Canaries in the coalmine.

 

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Surely the solution is to raise rates to help the banksters\hedge funds, force some sellers(who prolly don't live there anyway, is landlords), drop the prices and bring back transactions.

Whose daft idea was all the QE ZIRP BS anyway.  It helps no one. 

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I was looking at prices paid data on some older sw1 1 and 2 bed flats, with decent history. I think they were posted on the 'is prime London crashing' thread. Back in 2002 these were going for 150k - 200k, and now going for 10 times that... Quite some rate of inflation! 

I can't see them going back to 2002 prices unless rents fall drastically. 

Personally, I reckon london as a whole will probably fall 40-50% in the next 5 years, with the later risers (barking, Daren ham, etc) probably lying hit harder. It still won't be priced keenly - that would take 75% falls - but I just don't see it getting to that point without a genuine worldwide depression

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Just found that prices paid data link... Not sure how to quote from another thread but the link is here http://www.rightmove.co.uk/house-prices/SW1E-6PB.html?backListLink=%2Fnew-homes-for-sale%2Ffind.html%3FlocationIdentifier%3DPOSTCODE%5E837435%26minPrice%3D4000000%26maxPrice%3D7500000%26minBedrooms%3D3%26radius%3D0.5.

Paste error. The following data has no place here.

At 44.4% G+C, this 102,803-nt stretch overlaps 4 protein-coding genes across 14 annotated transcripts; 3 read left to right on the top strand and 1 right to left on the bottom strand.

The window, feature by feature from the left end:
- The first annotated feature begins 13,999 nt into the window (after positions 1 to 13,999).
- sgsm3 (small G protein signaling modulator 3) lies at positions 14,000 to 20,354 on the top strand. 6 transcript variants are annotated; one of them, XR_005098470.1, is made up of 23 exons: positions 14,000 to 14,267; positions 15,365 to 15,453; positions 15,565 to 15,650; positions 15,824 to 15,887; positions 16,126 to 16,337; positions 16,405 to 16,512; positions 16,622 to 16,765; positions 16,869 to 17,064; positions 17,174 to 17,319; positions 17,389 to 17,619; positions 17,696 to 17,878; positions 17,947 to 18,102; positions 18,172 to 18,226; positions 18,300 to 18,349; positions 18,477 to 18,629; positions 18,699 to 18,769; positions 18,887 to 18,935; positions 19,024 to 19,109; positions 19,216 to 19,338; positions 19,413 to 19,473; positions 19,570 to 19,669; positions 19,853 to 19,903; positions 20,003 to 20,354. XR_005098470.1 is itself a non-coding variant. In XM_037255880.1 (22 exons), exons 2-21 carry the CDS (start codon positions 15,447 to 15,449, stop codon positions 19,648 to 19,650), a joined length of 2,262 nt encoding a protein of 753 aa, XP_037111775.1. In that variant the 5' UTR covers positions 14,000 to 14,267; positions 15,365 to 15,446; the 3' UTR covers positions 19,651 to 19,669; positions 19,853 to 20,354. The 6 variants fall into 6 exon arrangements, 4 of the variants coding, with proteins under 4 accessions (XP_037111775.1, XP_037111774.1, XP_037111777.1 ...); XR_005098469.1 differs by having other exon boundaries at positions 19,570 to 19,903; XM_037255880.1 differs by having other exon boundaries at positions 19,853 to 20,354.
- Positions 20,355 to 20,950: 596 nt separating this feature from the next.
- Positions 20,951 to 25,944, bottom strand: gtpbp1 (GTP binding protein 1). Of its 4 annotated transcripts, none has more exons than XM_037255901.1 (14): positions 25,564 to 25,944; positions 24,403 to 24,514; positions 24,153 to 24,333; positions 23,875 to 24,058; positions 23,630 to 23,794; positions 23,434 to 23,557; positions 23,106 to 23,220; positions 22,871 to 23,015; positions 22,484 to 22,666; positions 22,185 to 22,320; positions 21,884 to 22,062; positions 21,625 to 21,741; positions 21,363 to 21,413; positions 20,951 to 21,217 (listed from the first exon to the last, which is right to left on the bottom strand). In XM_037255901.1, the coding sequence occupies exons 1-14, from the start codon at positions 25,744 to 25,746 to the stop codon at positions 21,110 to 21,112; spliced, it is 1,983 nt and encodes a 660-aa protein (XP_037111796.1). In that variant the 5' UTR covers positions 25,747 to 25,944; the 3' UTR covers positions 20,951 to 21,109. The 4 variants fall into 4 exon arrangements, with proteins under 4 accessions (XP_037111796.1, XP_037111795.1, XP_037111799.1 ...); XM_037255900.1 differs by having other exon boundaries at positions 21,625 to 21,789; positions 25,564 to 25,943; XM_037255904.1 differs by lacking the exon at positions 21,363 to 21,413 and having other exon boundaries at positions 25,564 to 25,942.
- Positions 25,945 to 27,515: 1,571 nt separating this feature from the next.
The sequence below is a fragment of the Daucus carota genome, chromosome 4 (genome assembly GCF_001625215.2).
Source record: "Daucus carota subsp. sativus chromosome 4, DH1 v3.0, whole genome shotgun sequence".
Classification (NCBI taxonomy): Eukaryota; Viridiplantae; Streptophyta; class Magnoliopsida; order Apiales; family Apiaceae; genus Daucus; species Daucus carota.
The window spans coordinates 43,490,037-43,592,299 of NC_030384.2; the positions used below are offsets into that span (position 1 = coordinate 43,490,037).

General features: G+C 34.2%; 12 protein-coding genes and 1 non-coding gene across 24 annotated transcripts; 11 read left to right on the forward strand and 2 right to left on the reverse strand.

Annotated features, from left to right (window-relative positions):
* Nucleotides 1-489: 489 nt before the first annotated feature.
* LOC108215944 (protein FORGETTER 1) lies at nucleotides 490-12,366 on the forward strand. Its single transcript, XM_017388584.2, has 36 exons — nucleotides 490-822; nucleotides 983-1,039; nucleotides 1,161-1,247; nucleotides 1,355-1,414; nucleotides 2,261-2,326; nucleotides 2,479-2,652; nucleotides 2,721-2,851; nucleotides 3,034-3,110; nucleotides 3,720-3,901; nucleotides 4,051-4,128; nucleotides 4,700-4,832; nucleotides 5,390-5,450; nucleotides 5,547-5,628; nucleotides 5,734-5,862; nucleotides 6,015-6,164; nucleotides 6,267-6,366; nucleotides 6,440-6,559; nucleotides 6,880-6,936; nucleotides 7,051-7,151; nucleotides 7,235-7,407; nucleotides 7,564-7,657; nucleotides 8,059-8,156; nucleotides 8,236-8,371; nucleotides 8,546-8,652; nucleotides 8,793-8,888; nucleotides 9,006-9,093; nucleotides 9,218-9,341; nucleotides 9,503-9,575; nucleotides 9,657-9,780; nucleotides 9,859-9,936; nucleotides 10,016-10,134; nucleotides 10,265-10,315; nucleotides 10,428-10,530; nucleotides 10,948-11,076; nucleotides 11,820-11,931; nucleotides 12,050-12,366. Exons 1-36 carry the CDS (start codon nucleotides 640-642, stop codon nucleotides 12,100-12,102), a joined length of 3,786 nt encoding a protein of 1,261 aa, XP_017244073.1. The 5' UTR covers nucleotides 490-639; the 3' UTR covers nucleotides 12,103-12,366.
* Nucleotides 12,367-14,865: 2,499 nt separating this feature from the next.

Thanks to untakenname for the original post. Buckingham gate... Lovely flats. Not affordable, even for a banker with a million pound bonus 

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5 hours ago, Peter Hun said:

Hedge funds are having a hard time with low interest rates, yields are down for everything and all it takes is one or two bad days and the fund is bust. Company I work for had a pretty successful fund running for 9 years, a bit of bad luck and the whole desk were out of a job. Not much fun in anymore.

I've just come down from the tiny violin shop, they've run out, soz.

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2 hours ago, GreenDevil said:

Surely the solution is to raise rates to help the banksters\hedge funds, force some sellers(who prolly don't live there anyway, is landlords), drop the prices and bring back transactions.

Whose daft idea was all the QE ZIRP BS anyway.  It helps no one. 

Gordon "I saved the world" Brown.

 

When I go for a sh#t I say...I'm off for a Gordon.

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4 hours ago, interestrateripoff said:

London needs a massive correction for local people to afford. Still property only goes up!!!

Pcl Down 12% from 2014 peak...just saying like.

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6 hours ago, dgul said:

The property market will correct to historic norms for price:income, but the mechanism that this will take isn't clear.  There are still many people with lots of money and who believe in the property market, so IMO any falls will be bought into.

As for timescales, I'd suggest a long slow decline, mainly hidden by inflation, with the low around 2028 or so, but who knows.

I think negative sentiment will affect all sorts of buyers....

1. FTB - heavily affected by sentiment, once drops consistent and going on for a few months, will be reluctant to step in and buy

2. FTB with offer of BOMAD loan/gift - both parties affected by sentiment, so ditto.

3. Wealthy buyers - wont want to lose money on a bad deal, ditto

4. Largescale investors/developers - if still iquid, will tread carefully as afraid of being burnt

5. Foreign investors - unlkely to invest in a falling market.

I can see many people, no matter how much money they have, buying in a falling market